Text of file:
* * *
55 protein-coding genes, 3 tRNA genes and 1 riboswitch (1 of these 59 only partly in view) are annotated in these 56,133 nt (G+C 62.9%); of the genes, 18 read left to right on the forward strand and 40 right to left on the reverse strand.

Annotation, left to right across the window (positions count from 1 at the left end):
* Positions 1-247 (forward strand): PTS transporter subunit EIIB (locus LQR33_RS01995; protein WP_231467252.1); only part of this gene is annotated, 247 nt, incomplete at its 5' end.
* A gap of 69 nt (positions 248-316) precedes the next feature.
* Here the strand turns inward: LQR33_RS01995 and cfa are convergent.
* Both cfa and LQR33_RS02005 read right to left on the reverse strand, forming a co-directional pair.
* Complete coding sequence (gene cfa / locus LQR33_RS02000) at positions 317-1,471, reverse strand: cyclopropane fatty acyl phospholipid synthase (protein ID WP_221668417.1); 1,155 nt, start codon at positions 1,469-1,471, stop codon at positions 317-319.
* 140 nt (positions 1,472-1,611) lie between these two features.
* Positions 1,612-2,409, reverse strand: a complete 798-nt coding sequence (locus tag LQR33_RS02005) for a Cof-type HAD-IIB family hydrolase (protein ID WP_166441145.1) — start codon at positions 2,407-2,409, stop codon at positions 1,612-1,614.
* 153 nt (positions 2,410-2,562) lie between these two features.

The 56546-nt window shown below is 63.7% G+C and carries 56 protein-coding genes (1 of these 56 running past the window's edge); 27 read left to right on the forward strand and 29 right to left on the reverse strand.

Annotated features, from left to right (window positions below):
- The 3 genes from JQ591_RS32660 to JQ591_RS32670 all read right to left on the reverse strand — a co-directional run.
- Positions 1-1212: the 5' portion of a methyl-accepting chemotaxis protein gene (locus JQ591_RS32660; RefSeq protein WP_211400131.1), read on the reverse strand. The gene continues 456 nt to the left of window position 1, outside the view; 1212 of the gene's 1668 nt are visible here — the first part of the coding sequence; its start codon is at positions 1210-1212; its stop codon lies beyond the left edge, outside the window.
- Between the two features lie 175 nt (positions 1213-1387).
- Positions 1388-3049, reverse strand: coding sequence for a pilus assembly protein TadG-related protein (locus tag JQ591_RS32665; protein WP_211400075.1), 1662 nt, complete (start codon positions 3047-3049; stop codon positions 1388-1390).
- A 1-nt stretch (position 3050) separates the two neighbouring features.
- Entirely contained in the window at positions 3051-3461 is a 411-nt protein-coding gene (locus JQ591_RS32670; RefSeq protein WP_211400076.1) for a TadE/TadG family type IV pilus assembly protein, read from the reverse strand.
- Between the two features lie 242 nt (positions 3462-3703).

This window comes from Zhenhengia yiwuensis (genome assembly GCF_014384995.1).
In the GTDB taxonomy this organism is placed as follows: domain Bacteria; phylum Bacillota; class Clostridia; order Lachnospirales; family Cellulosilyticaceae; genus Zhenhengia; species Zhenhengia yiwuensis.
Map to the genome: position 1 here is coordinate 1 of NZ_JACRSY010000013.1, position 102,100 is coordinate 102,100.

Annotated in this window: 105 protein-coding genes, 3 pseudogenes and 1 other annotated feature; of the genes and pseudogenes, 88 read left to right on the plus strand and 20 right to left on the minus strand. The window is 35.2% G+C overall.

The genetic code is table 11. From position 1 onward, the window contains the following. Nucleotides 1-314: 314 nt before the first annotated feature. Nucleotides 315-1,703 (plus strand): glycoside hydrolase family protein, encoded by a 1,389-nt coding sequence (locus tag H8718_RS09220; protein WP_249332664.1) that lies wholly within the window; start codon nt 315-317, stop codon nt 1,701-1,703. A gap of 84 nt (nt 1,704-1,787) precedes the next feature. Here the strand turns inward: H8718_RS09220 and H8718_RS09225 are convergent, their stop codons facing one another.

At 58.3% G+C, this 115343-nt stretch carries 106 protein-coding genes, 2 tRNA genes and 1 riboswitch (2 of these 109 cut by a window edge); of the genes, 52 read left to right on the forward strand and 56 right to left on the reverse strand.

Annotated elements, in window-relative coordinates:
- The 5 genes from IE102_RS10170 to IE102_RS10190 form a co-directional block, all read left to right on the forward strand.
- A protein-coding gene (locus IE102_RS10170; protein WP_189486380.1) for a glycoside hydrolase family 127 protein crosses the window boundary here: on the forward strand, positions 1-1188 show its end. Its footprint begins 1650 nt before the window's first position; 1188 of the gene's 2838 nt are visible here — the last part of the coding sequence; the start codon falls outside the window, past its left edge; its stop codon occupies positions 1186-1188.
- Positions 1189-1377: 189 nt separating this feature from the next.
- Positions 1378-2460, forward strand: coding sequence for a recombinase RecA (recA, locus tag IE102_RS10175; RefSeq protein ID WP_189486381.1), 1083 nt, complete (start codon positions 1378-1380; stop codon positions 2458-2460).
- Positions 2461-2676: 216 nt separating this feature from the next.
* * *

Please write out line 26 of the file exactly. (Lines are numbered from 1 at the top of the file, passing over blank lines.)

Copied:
Annotated elements, in window-relative coordinates: